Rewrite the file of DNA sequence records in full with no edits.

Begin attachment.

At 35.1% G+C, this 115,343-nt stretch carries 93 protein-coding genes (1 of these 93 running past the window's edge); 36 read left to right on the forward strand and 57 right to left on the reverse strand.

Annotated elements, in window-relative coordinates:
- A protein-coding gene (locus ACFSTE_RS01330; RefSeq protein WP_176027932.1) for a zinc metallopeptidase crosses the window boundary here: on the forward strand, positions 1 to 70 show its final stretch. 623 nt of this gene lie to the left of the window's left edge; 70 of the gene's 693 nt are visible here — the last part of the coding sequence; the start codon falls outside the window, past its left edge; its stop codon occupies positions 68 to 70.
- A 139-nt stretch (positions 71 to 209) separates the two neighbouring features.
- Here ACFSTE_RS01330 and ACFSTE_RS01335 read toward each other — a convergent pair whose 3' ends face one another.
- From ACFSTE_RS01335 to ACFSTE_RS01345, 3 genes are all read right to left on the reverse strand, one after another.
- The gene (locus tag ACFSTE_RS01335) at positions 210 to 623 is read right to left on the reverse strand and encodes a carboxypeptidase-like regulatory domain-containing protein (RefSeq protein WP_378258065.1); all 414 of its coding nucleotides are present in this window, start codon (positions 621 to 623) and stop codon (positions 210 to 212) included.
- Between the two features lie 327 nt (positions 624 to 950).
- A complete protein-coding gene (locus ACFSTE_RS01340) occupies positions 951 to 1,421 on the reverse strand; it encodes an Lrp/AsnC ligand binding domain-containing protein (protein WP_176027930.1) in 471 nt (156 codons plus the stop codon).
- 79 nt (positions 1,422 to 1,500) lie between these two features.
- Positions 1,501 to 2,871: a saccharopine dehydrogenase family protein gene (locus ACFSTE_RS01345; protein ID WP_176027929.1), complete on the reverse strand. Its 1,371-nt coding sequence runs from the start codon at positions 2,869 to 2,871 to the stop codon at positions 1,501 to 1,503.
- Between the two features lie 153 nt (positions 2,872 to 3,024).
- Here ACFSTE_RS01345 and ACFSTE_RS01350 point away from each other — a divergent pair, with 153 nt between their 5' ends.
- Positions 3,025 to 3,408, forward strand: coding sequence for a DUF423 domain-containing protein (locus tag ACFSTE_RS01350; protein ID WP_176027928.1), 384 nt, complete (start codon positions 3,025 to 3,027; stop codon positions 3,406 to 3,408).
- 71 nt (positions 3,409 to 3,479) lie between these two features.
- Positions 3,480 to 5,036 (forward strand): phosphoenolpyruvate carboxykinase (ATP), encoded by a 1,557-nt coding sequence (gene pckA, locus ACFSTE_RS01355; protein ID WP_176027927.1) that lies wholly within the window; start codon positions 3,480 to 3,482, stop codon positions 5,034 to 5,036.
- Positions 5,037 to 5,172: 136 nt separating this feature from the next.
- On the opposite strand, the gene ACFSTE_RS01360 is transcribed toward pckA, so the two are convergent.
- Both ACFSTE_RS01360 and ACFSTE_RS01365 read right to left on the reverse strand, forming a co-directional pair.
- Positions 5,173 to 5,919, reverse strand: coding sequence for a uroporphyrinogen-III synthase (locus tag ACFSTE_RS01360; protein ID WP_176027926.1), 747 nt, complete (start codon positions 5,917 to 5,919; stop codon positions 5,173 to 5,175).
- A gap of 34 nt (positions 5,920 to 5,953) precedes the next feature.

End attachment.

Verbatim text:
At 35.1% G+C, this 115,343-nt stretch carries 93 protein-coding genes (1 of these 93 running past the window's edge); 36 read left to right on the forward strand and 57 right to left on the reverse strand.

Annotated elements, in window-relative coordinates:
- A protein-coding gene (locus ACFSTE_RS01330; RefSeq protein WP_176027932.1) for a zinc metallopeptidase crosses the window boundary here: on the forward strand, positions 1 to 70 show its final stretch. 623 nt of this gene lie to the left of the window's left edge; 70 of the gene's 693 nt are visible here — the last part of the coding sequence; the start codon falls outside the window, past its left edge; its stop codon occupies positions 68 to 70.
- A 139-nt stretch (positions 71 to 209) separates the two neighbouring features.
- Here ACFSTE_RS01330 and ACFSTE_RS01335 read toward each other — a convergent pair whose 3' ends face one another.
- From ACFSTE_RS01335 to ACFSTE_RS01345, 3 genes are all read right to left on the reverse strand, one after another.
- The gene (locus tag ACFSTE_RS01335) at positions 210 to 623 is read right to left on the reverse strand and encodes a carboxypeptidase-like regulatory domain-containing protein (RefSeq protein WP_378258065.1); all 414 of its coding nucleotides are present in this window, start codon (positions 621 to 623) and stop codon (positions 210 to 212) included.
- Between the two features lie 327 nt (positions 624 to 950).
- A complete protein-coding gene (locus ACFSTE_RS01340) occupies positions 951 to 1,421 on the reverse strand; it encodes an Lrp/AsnC ligand binding domain-containing protein (protein WP_176027930.1) in 471 nt (156 codons plus the stop codon).
- 79 nt (positions 1,422 to 1,500) lie between these two features.
- Positions 1,501 to 2,871: a saccharopine dehydrogenase family protein gene (locus ACFSTE_RS01345; protein ID WP_176027929.1), complete on the reverse strand. Its 1,371-nt coding sequence runs from the start codon at positions 2,869 to 2,871 to the stop codon at positions 1,501 to 1,503.
- Between the two features lie 153 nt (positions 2,872 to 3,024).
- Here ACFSTE_RS01345 and ACFSTE_RS01350 point away from each other — a divergent pair, with 153 nt between their 5' ends.
- Positions 3,025 to 3,408, forward strand: coding sequence for a DUF423 domain-containing protein (locus tag ACFSTE_RS01350; protein ID WP_176027928.1), 384 nt, complete (start codon positions 3,025 to 3,027; stop codon positions 3,406 to 3,408).
- 71 nt (positions 3,409 to 3,479) lie between these two features.
- Positions 3,480 to 5,036 (forward strand): phosphoenolpyruvate carboxykinase (ATP), encoded by a 1,557-nt coding sequence (gene pckA, locus ACFSTE_RS01355; protein ID WP_176027927.1) that lies wholly within the window; start codon positions 3,480 to 3,482, stop codon positions 5,034 to 5,036.
- Positions 5,037 to 5,172: 136 nt separating this feature from the next.
- On the opposite strand, the gene ACFSTE_RS01360 is transcribed toward pckA, so the two are convergent.
- Both ACFSTE_RS01360 and ACFSTE_RS01365 read right to left on the reverse strand, forming a co-directional pair.
- Positions 5,173 to 5,919, reverse strand: coding sequence for a uroporphyrinogen-III synthase (locus tag ACFSTE_RS01360; protein ID WP_176027926.1), 747 nt, complete (start codon positions 5,917 to 5,919; stop codon positions 5,173 to 5,175).
- A gap of 34 nt (positions 5,920 to 5,953) precedes the next feature.